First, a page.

For its June 9 issue, The New Republic asked eleven authors and intellectuals to write short tributes to the most compelling players in the coming World Cup. Geoff Dyer improvised (fittingly; it was a package on soccer, after all) and chose Gareth Bale, who as a Welshman will be missing from the action in Brazil. After Bale's decisive goal for Real Madrid in its victory over Atletico Madrid in this weekend's Champions League final, Dyer's pick feels rather prescient—and his argument about what the tournament will lack without Bale is even more convincing.
There was a time when the World Cup was practically the only chance to see great players from other continents, but that has changed now that the top footballers of every country roam the world in search of increasingly profitable employment. So, not entirely perversely, instead of the players from this year’s Cup (whom I’ve already seen on television numerous times with their club teams), my attention is fixed on one I won’t get to watch.
There is a sad and noble tradition of players missing a World Cup through injury, but spare a thought for the ones who never made it because of their nationality—because everyone else from their country was so useless that they couldn’t be single-handedly dragged to the tournament. The stand-out here is George Best who, on the one hand, remains a relatively local legend because he happened to be born in Northern Ireland and, on the other, has been elevated to the mythic realm reserved for untested greatness. (Whereas if he had played, he might have been part of yet another tradition: great players who failed to deliver on the biggest stage of all.) Ryan Giggs is a more interesting case. He might have been eligible to play for England, but elected to be Welsh. And now, in his famously fast footsteps comes—in the sense of not coming—soccer’s man of the moment, Gareth Bale, the Real Madrid star with the explosive pace and even more explosive shot.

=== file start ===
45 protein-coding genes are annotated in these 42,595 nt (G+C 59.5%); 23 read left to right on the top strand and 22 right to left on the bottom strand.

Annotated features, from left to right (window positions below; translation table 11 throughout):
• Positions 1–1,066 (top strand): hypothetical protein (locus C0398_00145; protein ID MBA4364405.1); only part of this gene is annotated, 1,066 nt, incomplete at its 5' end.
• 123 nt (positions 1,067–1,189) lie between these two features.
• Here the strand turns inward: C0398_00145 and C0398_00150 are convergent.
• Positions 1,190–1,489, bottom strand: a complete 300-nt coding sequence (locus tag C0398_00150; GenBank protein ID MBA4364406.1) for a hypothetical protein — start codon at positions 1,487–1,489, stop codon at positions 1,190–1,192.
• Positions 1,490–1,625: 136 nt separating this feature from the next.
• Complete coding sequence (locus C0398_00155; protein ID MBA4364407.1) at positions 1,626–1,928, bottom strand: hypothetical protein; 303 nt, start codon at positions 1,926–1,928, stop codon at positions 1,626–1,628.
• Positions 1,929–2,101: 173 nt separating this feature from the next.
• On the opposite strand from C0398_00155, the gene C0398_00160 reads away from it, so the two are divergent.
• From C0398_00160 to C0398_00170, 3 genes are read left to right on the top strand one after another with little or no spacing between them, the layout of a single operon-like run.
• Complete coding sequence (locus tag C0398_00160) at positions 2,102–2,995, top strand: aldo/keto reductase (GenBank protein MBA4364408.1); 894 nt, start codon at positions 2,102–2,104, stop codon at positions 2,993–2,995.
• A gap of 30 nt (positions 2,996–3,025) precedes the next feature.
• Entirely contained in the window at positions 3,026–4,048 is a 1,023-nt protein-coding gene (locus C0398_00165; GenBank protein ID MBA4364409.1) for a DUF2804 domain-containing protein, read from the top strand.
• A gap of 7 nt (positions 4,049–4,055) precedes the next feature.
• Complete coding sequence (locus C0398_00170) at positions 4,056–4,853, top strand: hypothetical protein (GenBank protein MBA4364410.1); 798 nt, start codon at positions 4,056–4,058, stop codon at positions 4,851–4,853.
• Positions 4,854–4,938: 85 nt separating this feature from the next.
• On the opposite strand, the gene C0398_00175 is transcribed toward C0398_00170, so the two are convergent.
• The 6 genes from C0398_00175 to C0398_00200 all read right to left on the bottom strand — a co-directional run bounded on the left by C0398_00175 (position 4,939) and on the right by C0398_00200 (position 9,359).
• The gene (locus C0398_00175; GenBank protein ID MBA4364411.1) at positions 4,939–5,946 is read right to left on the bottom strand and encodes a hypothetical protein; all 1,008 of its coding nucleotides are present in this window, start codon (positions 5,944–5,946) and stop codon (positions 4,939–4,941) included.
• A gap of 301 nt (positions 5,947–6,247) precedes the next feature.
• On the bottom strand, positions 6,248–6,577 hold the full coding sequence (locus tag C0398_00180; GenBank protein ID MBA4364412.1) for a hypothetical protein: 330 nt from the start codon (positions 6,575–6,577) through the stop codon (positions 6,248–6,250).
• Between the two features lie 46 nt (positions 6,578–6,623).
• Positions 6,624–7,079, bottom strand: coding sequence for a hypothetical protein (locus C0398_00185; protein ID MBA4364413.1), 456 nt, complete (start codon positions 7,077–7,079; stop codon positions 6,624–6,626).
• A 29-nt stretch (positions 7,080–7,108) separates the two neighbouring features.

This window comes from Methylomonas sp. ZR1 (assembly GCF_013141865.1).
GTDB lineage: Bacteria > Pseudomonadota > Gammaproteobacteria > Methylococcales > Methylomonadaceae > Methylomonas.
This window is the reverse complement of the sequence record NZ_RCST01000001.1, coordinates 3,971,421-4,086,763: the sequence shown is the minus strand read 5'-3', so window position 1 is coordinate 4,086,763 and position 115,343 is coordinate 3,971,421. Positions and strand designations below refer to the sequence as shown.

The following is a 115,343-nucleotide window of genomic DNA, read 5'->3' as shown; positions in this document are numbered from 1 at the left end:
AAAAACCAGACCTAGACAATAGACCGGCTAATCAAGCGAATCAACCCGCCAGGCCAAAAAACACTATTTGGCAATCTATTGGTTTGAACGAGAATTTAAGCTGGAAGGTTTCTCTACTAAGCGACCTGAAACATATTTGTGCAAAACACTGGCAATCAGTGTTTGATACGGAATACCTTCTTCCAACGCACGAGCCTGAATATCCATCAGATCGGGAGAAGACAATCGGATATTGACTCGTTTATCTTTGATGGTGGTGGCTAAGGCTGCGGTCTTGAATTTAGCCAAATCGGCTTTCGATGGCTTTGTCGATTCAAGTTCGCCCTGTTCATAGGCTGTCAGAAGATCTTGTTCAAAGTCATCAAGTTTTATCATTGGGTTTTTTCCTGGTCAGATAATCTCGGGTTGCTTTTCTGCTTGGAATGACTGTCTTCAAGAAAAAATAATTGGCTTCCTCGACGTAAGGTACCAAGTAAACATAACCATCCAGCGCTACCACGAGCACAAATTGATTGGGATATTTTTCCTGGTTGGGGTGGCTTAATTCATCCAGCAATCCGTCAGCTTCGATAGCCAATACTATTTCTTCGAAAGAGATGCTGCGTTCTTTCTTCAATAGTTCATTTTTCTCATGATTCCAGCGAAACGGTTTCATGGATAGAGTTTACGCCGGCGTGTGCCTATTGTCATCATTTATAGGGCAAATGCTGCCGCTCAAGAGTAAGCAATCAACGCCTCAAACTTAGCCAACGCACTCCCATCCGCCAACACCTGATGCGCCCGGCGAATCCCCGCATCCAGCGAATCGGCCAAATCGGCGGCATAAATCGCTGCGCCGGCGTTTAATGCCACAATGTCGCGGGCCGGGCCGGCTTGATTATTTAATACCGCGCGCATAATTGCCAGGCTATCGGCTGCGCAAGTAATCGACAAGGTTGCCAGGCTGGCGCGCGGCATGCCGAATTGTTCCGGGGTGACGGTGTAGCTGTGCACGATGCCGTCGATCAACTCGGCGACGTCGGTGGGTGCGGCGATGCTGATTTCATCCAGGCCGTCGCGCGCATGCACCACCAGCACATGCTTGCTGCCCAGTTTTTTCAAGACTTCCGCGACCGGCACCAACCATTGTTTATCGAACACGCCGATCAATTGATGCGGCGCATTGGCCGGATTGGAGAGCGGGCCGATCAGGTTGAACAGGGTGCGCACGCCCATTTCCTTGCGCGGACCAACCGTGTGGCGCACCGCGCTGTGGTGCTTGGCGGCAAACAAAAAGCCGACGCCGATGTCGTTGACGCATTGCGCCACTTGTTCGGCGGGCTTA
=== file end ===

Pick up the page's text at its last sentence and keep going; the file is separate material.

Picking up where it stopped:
I was about to begin the next sentence with the words “If Wales had qualified ...” Forgive that sentimental absurdity. Since Wales was never going to qualify, we are being denied the possibility of Bale taking the tournament by storm, as Paul Gascoigne did in Italy in 1990. Even surrounded by mega-stars on his club side, Bale has been outstanding—as when he eased the ball past Barcelona’s Bartra at the halfway line, chased round him (despite being shoved way off the pitch), then ran the ball into the Barcelona goal. Even in games when he is entirely marginalized, he threatens to suddenly wallop the ball home from 30 yards. Depend on it: Many if not most of the games in the World Cup will be deadly dull. Bale would have kept you believing that the 90 minutes you could have spent doing so many other interesting things were not wasted. As it is, this World Cup will be shaped around his absence; he will dominate it as Dylan dominated Woodstock.